Table Talk: Women, Where Art Thou?

Lucille Cailly

It’s a new week, and I have nothing more to say about TDA Rule 29. Can you believe it? Let’s celebrate over a bottle of red wine.

That will warm you up for my column today about women in poker. I bet you can believe that.

If you ask most men in the poker industry, there is no issue with women in poker. Most of them have never seen a woman harassed physically or verbally in a poker room or at a tournament, and they do not believe that women are excluded from the game by any means. They will also contend that women should not be offended or put off by the use of the ever-present “hot chicks” marketing mantra adopted by some poker entities. Rather, this is the perfect time for even more good-looking women to enter the game of poker. It’s theirs for the taking!

So, where are they? Where are the women?

Some of them are playing online, where they can do so without judgment regarding their physical appearance and without any demeaning, derogatory, or sarcastic comments about their gender. Online poker is a safe realm, for the most part.

Many people will say that the number of women in cash poker games, at least in some parts of the United States, has risen in the past decade, with more females at the tables than ever before. There is no data for this, however, so it is tough to gauge properly.

As far as tournaments, most host casinos do not monitor the number of female or male participants in their events, but the World Series of Poker started doing it in 2011. Thanks to an insider at the WSOP, I was able to get my hands on some statistics.

In 2011, there were 242 women in the WSOP Main Event, which was 3.5 percent of the total field. In 2012, that number dropped to 211 or 3.2 percent. This year, however, there was a jump to 299 female players in the Main Event, which equaled 4.7 percent of the field.

In all of the summer’s WSOP events in Las Vegas except the Main Event, there was $197 million in prize money available, but the 5.1 percent of women who played those tournaments only took home 1.7 percent of the money.

While those same percentages aren’t available for the year-round WSOP Circuit, it was noted that nine women won WSOP rings during the season, while the previous record was only six. Also, six women made WSOP Circuit Main Event final tables, which was also a new all-time high.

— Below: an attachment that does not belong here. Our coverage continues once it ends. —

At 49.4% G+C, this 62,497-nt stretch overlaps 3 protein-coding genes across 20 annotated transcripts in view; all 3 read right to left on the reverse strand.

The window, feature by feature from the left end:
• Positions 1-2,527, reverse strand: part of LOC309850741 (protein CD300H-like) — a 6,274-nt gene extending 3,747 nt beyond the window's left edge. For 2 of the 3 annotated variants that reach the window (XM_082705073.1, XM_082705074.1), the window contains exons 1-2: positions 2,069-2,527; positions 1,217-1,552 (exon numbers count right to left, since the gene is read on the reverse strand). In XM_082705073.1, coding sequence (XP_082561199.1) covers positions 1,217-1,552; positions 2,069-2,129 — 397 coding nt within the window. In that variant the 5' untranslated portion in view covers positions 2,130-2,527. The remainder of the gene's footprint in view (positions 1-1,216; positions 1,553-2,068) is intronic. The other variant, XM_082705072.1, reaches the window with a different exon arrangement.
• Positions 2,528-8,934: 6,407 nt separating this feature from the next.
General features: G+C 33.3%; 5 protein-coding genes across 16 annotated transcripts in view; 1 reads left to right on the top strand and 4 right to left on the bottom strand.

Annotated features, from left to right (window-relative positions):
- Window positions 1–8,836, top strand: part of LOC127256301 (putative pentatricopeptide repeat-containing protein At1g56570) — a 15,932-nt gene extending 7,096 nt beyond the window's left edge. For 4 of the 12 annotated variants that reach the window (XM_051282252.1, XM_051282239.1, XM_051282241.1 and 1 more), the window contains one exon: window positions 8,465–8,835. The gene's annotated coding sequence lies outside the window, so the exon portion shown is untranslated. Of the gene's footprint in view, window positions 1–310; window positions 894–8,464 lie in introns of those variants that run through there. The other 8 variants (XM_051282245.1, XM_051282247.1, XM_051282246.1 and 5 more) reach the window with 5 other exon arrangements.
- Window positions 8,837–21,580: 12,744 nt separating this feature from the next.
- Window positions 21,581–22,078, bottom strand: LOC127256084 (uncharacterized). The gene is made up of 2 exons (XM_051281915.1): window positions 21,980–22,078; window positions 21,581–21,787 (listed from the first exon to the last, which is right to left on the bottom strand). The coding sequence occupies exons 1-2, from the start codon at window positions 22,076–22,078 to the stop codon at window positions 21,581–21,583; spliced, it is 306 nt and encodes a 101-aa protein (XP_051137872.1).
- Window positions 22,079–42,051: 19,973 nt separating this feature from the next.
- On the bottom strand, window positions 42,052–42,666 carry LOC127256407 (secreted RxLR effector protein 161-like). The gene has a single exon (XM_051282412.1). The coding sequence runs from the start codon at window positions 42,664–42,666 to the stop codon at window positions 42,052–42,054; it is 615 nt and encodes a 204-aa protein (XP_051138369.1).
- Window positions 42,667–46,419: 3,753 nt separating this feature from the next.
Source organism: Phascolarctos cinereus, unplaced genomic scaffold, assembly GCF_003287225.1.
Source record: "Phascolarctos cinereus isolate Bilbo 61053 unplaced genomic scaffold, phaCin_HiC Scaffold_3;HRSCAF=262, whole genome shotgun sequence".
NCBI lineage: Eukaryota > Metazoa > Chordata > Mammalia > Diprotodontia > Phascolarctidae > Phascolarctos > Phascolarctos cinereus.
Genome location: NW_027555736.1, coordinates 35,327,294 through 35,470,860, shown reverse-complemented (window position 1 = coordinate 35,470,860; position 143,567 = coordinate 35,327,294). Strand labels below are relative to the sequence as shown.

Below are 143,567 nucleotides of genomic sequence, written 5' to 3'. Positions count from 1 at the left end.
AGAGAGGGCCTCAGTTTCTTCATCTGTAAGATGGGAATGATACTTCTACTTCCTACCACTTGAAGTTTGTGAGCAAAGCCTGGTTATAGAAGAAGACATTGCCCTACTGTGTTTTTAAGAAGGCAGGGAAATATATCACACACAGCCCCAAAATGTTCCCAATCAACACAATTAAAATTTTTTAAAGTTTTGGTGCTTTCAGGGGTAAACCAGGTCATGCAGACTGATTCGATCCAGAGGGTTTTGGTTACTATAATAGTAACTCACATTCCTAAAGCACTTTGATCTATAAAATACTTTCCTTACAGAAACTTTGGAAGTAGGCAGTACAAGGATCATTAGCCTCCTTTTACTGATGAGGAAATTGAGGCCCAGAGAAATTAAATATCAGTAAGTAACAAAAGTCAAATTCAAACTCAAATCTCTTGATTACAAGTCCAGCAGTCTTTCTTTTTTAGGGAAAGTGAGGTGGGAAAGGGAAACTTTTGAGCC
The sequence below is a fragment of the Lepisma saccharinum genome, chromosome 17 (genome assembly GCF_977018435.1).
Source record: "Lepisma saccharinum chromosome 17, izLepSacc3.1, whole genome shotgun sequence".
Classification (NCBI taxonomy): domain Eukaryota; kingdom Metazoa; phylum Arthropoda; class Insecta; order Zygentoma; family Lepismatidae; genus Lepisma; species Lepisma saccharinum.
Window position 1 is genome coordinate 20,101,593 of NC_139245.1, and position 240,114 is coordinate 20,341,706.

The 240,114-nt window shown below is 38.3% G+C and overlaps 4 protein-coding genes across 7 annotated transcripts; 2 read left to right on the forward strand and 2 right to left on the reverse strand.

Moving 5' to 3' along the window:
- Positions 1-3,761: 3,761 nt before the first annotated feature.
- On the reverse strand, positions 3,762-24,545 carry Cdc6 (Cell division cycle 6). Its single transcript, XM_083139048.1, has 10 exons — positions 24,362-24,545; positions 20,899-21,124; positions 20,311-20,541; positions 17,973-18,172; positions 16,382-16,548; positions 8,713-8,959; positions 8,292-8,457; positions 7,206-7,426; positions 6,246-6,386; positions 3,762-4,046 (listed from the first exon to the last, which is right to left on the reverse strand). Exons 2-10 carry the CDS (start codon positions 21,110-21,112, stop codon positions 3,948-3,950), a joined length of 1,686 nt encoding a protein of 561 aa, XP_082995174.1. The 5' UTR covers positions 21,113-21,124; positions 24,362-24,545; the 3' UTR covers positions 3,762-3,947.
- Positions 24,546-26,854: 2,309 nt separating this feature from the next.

What do these numbers mean? On the surface, it shows that lower buy-in events are attracting more female players. And higher buy-in events like the Main Event have grown slightly, but the growth is staggered and still remains between three and five percent on average. This is the same general percentage that large live tournaments have been showing for years, and though small growth should be acknowledged, especially on the WSOP Circuit, it means that women still remain a scant minority in live tournament poker. The exception is the continued growth of women-only events.

There are many possible reasons for this. Women choose not to spend their bankrolls on high buy-in tournaments. Women can’t be away from families for the extended periods of time that larger events may require, whereas WSOP Circuit events require only an average of two days’ commitment. Or possibly, women simply aren’t welcomed to tournament poker by marketing tactics or the coverage of women in the poker media. This is all speculation, of course.

Until poker companies begin to truly market to women and ensure that they are welcomed to live tournaments, these small percentages will likely remain the same. Throughout the poker boom and the years since, women continue to be confronted with the Royal Flush Girls, articles about the hottest chicks in poker, and stereotypes that perpetuate poker as a “man’s game”. Women seem to flock to segregated events because those are the only ones that make them feel welcome and reach out to them.

I’m certainly no marketing expert, and I have no easy answers for this issue. But what I do know is that poker is doing something wrong when fields are considered diverse with three or five percent women. It’s not good enough.